Advertisement
  1. Cooking

From the food editor: Making bao, the steamed Asian buns, at home

Schnitzel Bao with Sesame Pickles. [Photo by Molly Yeh.]
Published Feb. 15, 2017

First of all, you need a proper steamer.

I did not have one when I set out to make bao, a steamed bun popular in Asian cuisines, but I realized it too late in the game.

Using the cookbook Molly on the Range by food blogger Molly Yeh as my guide, I took on the task of making the buns from scratch. Yeh's dad is Chinese, and she grew up eating the buns.

The formula didn't seem too out of my wheelhouse. I've made various breads, bagels, pizza dough, even crackers in my kitchen, using some combination of yeast, flour, fat and sugar. Bao did not require anything more exotic than that.

But it did involve a bit of work. After mixing the dough, I let it rise for a couple of hours, then divided it into pieces, rolled those pieces out into small circles and let those rise.

That's when it hit me: How was I going to cook these buns?

The difference between bao and, say, a tortilla or a traditional sandwich roll is that it's steamed. I knew this. And yet, I looked around my kitchen, realizing I did not have the steaming contraption I thought I did, and definitely not the "double-decker" bamboo one Yeh alludes to in the book.

Time to improvise. I set the largest pot I could find on the stove, filled it with a few inches of water and placed a stainless steel colander, until now mostly used to drain pasta, in the pot. Not bad. The colander had holes, which would allow the steam created by boiling water to cook the buns once I placed them in the colander. A large pan lid covered most of the rigged steamer, creating a nice, steamy compartment.

Except, as I discovered when I started placing the uncooked bao into the colander, I could only steam about three at a time. About 20 raw dough circles stared at me from the counter. (I somehow made more than the recipe suggested I would.)

It also took about 15 minutes to steam each batch, and by the second or third round I was getting hungry, so I decided to finish the ones that would be used for dinner in a skillet with a little bit of olive oil. As we ate, the other batches steamed. The skillet also served another purpose: to make sure the buns were cooked through — my makeshift steamer wasn't cooking them as well as I had hoped.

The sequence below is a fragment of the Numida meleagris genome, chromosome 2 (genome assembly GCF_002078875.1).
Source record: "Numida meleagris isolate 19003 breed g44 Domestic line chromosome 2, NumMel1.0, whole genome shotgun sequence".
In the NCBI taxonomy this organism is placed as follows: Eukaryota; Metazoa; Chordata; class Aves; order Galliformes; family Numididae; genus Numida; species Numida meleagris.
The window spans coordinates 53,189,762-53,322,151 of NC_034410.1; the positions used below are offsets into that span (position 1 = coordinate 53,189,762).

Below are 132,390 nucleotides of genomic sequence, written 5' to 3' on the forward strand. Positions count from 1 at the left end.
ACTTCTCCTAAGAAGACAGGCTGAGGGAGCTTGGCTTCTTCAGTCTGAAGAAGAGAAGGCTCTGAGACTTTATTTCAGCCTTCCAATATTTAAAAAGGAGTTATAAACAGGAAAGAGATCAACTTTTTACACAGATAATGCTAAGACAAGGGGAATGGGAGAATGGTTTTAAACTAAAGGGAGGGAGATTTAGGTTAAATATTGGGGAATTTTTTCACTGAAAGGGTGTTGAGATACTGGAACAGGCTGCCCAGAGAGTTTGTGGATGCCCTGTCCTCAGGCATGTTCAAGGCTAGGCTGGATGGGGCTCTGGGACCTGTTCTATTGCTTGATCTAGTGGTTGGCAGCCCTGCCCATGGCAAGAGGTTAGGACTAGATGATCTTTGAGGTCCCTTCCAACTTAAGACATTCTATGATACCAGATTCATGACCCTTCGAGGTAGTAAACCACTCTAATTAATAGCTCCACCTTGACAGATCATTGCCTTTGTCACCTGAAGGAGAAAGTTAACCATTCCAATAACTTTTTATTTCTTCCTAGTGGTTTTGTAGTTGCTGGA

The result was a bun that more resembled the outside of a pot sticker than a truly steamed bun. It was lacking in the fluffy department. But I filled it with lightly pan-fried chicken and Sriracha cucumbers all the same, and it hit just the right sweet, chewy, doughy notes it was supposed to.

Though for next time, I'm investing in a bamboo steamer.

ALSO IN THIS SECTION

  1. Hoisin-glazed chicken meatballs. LORRAINE FINA STEVENSKI  |  Special to the Times
    They’re topped with a hoisin sauce, and can be baked or pan-fried.
  2. Olive oil cake with nectarines. MICHELLE STARK  |  Tampa Bay Times
    Need something for a potluck? Entertaining at home? This cake is simple and decadent.
  3. "Dark Arts at Hogwarts Castle," the new light projection show at Universal Orlando, will open this weekend, running on select nights through Nov. 15. Universal Orlando
    Death Eaters, Voldemort and other creepy creatures from the world of Harry Potter star in the nighttime display.
  4. Brothers Duane and David Hogg, of Hogg Batch Coffee. Courtesy of Joey Clay Studio
    Two brothers from St. Petersburg have started a small coffee company.
  5. Chocolate chunk sea salt biscotti. MICHELLE STARK  |  Tampa Bay Times
    The Italian treat is crunchy yet chewy, with chocolate and almond flavors.
  6.  LORRAINE FINA STEVENSKI  |  Special to the Times
    They’re topped with a buttermilk brown sugar glaze.
  7. Marinated zucchini MICHELLE STARK  |  Tampa Bay Times
    You’ll hardly recognize the vegetable.
  8. Honey chipotle chicken tacos MICHELLE STARK  |  Tampa Bay Times
    And for the toppings, try these quick pickled red onions.
  9. Enjoy la dolce vita with Limoncello Strawberry Swirl Cheesecake With a Biscotti Crust.
    Plus, the crust is made from crushed-up biscotti.
  10. Top Turkish Feta Zucchini and Carrot Pancakes with whipped feta and yogurt sauce. [LORRAINE FINA STEVENSKI   |   Special to the Times]
Advertisement
Advertisement
Advertisement